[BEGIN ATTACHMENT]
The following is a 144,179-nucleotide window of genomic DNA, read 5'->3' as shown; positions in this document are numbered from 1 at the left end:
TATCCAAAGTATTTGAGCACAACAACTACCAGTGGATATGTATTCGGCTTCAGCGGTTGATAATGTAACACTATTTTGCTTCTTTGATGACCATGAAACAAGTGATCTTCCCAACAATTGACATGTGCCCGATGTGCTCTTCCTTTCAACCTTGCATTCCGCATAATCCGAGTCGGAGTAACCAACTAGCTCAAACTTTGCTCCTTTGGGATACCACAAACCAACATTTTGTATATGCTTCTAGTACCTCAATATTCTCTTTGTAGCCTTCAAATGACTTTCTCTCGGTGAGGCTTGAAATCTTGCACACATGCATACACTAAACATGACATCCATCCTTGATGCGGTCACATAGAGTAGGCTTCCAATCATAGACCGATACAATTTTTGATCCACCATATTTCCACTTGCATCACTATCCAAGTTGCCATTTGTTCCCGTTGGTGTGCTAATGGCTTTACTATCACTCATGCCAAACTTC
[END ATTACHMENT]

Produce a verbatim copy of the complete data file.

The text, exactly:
The following is a 144,179-nucleotide window of genomic DNA, read 5'->3' as shown; positions in this document are numbered from 1 at the left end:
TATCCAAAGTATTTGAGCACAACAACTACCAGTGGATATGTATTCGGCTTCAGCGGTTGATAATGTAACACTATTTTGCTTCTTTGATGACCATGAAACAAGTGATCTTCCCAACAATTGACATGTGCCCGATGTGCTCTTCCTTTCAACCTTGCATTCCGCATAATCCGAGTCGGAGTAACCAACTAGCTCAAACTTTGCTCCTTTGGGATACCACAAACCAACATTTTGTATATGCTTCTAGTACCTCAATATTCTCTTTGTAGCCTTCAAATGACTTTCTCTCGGTGAGGCTTGAAATCTTGCACACATGCATACACTAAACATGACATCCATCCTTGATGCGGTCACATAGAGTAGGCTTCCAATCATAGACCGATACAATTTTTGATCCACCATATTTCCACTTGCATCACTATCCAAGTTGCCATTTGTTCCCGTTGGTGTGCTAATGGCTTTACTATCACTCATGCCAAACTTC